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Review: Mare Nostrvm

Wed Nov 15, 2017 4:23 pm

The popular perception of galley combat has been cemented by the overrated 1959 movie, Ben Hur.

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Sat Nov 25, 2017 2:52 am

Saying Ben-Hur is overrated is one of the most silly comments I have seen. Will take all future articles with grain of salt by this gentleman from now on.

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Re: Review: Mare Nostrvm

Sun Nov 26, 2017 4:49 pm

I simply didn't like the movie that much. I seem to be in the minority - not an unfamiliar spot.
Jim Cobb

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Joined: Sun May 27, 2018 2:13 pm

Sun May 27, 2018 2:17 pm

I find ancient naval warfare interesting and had high hopes for Mare Nostrum. However, I have found Mare Nostrum disappointing both as simulation and a game.

Most fundamental problem is the WEGO system. Given the high movement rates in the game, it makes contact with the enemy a matter of luck. In addition, even if you gain an advantageous position to the your foe's rear, you don't have a good chance of exploiting it. The movement should have been slower (as in the board game Trireme) or IGOUGO with reactions (as in the board game War Galley) or there needed to be rules for tailing a foe (as in most air warfare games).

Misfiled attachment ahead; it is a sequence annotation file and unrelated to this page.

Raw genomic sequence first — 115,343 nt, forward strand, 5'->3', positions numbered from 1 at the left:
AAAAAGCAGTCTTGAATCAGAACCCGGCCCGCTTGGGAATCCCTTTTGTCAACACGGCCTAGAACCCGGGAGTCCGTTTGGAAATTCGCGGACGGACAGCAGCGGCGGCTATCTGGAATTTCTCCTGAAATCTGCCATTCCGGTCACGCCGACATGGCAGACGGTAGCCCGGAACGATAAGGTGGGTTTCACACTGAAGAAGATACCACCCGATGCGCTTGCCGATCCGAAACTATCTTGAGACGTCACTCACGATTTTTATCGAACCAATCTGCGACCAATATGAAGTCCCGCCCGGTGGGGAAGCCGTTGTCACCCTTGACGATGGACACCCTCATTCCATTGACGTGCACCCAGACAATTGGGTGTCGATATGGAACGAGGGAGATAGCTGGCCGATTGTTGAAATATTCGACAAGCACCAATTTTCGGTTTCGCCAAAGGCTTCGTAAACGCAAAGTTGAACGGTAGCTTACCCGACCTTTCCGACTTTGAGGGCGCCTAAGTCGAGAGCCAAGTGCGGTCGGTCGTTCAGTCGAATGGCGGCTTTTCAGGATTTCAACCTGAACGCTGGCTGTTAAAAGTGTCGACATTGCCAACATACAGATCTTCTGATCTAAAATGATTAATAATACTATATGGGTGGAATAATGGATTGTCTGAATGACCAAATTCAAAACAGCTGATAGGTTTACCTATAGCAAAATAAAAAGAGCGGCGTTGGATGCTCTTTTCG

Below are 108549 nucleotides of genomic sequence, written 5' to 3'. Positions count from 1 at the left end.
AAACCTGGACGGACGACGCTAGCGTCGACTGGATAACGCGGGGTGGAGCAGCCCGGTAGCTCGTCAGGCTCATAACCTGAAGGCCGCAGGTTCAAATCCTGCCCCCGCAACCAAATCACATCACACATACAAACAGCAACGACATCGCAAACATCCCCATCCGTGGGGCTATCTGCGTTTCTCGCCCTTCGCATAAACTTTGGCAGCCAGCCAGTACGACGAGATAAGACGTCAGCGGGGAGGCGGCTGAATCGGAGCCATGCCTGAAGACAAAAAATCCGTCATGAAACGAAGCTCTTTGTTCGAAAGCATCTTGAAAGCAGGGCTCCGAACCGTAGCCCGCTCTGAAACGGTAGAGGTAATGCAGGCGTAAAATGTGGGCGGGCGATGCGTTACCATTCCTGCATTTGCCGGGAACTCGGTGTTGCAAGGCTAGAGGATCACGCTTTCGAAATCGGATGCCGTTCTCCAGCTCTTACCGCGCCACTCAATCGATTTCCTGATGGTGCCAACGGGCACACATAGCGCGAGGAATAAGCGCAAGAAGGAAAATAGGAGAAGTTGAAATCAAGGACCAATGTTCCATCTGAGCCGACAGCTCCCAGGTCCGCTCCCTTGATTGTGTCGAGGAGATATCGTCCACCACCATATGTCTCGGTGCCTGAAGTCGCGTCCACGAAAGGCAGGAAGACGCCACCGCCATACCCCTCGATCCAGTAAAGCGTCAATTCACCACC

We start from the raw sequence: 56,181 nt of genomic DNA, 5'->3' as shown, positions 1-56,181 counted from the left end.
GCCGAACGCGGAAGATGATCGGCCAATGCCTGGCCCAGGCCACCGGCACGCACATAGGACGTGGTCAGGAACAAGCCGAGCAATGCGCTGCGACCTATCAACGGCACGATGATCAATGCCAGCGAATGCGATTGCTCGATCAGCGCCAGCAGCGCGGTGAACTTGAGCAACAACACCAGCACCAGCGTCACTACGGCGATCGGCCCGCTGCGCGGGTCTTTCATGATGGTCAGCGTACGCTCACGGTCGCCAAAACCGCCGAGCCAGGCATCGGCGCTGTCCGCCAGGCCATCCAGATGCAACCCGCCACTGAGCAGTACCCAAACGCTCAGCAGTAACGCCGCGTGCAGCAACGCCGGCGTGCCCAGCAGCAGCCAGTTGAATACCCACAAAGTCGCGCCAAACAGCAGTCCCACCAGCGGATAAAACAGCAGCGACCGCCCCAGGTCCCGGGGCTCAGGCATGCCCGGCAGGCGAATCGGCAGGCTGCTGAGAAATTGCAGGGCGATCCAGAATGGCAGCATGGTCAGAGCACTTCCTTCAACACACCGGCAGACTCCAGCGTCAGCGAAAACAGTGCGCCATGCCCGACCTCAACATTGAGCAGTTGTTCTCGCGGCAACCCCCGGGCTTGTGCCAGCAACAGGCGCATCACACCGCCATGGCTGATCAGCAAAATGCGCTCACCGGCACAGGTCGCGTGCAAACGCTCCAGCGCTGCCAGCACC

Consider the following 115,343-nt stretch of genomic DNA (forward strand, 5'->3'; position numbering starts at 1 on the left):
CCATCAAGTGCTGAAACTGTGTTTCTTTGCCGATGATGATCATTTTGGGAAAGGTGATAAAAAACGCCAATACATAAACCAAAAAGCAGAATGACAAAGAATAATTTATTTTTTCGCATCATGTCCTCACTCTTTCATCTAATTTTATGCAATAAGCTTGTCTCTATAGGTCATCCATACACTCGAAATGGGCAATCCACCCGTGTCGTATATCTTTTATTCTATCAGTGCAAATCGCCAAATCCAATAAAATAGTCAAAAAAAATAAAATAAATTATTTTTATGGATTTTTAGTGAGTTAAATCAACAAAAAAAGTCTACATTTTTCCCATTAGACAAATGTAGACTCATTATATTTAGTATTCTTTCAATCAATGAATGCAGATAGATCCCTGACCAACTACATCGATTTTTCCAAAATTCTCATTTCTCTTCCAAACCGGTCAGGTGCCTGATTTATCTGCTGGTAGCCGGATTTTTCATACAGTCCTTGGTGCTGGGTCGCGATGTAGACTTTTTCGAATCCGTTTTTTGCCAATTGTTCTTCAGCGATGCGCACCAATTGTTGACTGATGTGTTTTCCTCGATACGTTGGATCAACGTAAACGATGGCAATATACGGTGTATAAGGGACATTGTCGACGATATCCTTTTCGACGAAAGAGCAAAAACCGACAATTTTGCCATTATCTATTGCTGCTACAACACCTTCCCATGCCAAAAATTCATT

Another major problem is the ease of bow rams (or oar rakes). It is an effective tactic in this game, but was rarely performed in history. There is only 1 mention in ancient history of trying to deliberately smash an opponents oars (in Diodorus's account of the Battle of Chios). This rare tactic should not be the most common and effective tactic in the game. Not only is is ahistorical but charging straight at your for is less interesting.

The actual tactics of ancient warfare have no place in the game. No one playing Mare Nostrum would attempt a Diekplus (passing through the enemy line and then turning and ramming) or a Periplus (outflanking the enemy and ramming from the rear). There is no benefit to forming a double line (to catch the enemy ships when they turn to ram).

The command control rules are insufficient. Formation orders are only a convenience, you are expected to plot an order for every ship. Do galleys carry radios? Are drones giving every captain a birds-eye view of the battlefield?

These ships when under a skilled crew, were incredibly mobile. A trireme could make a 180 degree turn in a ship length at cruising speed. That, rather than arbitrary modifiers should be the advantage of a good crew.

There are some purely game problems as well. It would good if you could put squadrons under computer control, so you could focus on commanding 1 squadron, making large battles easier. The game also lacks a true scenario & ship builder.

I can only hope that someone tries doing an ancient naval game better.


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